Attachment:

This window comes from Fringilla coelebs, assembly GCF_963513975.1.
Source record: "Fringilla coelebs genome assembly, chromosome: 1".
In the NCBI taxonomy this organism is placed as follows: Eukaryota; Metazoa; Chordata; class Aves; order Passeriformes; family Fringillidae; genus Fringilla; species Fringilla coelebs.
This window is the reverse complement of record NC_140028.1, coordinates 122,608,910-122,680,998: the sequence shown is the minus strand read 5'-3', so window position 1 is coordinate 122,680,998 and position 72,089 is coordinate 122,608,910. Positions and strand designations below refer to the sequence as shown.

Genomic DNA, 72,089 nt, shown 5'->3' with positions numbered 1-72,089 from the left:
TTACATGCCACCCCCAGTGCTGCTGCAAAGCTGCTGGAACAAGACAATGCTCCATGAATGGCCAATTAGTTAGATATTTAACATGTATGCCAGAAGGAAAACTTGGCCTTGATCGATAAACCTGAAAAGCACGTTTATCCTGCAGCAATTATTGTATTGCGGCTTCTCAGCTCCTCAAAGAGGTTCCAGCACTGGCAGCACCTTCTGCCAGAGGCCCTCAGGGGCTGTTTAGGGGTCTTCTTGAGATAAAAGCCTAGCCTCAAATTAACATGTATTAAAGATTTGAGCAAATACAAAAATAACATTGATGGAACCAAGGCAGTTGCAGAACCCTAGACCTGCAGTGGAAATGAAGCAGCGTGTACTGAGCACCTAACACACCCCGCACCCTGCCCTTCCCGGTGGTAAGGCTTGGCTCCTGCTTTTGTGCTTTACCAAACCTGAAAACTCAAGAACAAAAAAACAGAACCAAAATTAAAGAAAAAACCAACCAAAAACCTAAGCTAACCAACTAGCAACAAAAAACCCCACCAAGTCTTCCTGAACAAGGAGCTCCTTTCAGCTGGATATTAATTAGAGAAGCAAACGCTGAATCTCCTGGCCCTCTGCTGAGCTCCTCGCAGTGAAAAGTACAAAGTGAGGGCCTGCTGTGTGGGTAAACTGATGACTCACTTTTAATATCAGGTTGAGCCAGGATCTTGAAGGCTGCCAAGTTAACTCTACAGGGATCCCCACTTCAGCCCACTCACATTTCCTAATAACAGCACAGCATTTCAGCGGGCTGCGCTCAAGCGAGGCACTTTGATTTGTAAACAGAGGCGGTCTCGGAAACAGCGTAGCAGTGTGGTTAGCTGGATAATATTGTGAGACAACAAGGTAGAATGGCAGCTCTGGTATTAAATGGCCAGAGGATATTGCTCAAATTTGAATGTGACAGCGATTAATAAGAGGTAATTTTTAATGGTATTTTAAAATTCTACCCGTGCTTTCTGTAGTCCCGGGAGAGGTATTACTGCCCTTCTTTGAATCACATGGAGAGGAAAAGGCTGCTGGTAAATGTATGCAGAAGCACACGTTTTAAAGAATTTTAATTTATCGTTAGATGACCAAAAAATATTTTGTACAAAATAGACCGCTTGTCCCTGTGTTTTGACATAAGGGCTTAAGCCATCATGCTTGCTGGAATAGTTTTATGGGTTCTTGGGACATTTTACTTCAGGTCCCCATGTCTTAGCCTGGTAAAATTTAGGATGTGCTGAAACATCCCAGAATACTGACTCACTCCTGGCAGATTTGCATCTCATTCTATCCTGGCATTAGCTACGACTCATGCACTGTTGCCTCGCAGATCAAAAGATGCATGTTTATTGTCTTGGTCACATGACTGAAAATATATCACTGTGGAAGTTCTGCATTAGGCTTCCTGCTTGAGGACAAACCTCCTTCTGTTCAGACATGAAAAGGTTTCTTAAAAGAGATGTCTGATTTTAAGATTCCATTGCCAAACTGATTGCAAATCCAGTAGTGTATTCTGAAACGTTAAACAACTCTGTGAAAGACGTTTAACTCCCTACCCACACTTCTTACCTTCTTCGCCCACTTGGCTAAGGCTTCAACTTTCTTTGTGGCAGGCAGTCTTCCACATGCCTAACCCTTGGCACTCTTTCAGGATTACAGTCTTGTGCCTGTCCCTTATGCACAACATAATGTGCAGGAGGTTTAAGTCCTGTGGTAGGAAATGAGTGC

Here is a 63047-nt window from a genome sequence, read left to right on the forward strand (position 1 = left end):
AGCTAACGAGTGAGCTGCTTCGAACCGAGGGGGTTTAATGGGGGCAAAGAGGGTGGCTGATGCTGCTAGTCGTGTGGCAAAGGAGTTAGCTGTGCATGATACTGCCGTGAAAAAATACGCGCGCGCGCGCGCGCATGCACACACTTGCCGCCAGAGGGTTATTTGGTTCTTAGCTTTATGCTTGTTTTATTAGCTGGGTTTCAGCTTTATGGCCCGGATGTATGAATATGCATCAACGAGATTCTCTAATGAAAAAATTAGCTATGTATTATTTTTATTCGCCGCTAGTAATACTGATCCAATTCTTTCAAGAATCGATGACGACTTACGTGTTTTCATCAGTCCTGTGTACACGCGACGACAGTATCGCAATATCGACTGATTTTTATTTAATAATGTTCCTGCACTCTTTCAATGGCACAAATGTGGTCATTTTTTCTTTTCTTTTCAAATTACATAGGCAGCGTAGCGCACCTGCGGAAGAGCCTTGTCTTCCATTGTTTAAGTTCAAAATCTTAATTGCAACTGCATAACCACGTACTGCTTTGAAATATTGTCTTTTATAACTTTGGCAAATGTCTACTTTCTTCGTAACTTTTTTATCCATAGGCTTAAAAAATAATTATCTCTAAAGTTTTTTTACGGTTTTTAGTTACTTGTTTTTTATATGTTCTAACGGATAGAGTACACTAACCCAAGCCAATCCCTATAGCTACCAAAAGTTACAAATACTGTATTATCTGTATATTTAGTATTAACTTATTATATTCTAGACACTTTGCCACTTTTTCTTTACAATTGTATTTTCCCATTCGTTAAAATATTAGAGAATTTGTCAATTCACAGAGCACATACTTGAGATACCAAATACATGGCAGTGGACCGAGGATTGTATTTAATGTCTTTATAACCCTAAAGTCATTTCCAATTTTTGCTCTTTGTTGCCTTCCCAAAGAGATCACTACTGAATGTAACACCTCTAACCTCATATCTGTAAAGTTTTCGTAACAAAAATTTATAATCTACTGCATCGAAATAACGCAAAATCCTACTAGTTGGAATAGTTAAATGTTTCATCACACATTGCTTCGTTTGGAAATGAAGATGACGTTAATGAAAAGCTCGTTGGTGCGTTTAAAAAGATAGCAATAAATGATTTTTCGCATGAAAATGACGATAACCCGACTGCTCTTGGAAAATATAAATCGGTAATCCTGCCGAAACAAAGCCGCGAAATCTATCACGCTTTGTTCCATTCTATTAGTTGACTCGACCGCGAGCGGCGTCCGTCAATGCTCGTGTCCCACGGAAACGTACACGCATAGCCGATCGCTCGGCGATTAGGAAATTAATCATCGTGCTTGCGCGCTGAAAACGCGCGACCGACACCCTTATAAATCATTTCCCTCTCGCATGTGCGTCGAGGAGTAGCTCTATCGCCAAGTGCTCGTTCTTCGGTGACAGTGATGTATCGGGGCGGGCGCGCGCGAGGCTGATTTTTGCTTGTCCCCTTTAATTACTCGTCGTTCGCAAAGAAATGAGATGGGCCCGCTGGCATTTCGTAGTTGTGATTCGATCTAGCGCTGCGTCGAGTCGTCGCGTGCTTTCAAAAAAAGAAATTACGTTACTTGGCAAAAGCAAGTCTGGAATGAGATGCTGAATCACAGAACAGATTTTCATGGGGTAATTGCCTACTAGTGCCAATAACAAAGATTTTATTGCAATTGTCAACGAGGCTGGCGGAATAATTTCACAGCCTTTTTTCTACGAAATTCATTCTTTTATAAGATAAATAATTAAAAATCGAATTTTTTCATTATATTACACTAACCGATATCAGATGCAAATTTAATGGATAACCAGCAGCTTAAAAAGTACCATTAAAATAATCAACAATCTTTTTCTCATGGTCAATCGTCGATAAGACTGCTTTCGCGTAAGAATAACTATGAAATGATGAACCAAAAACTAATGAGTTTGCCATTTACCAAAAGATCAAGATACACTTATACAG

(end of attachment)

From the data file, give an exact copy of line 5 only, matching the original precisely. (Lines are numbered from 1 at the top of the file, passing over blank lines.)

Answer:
Genomic DNA, 72,089 nt, shown 5'->3' with positions numbered 1-72,089 from the left: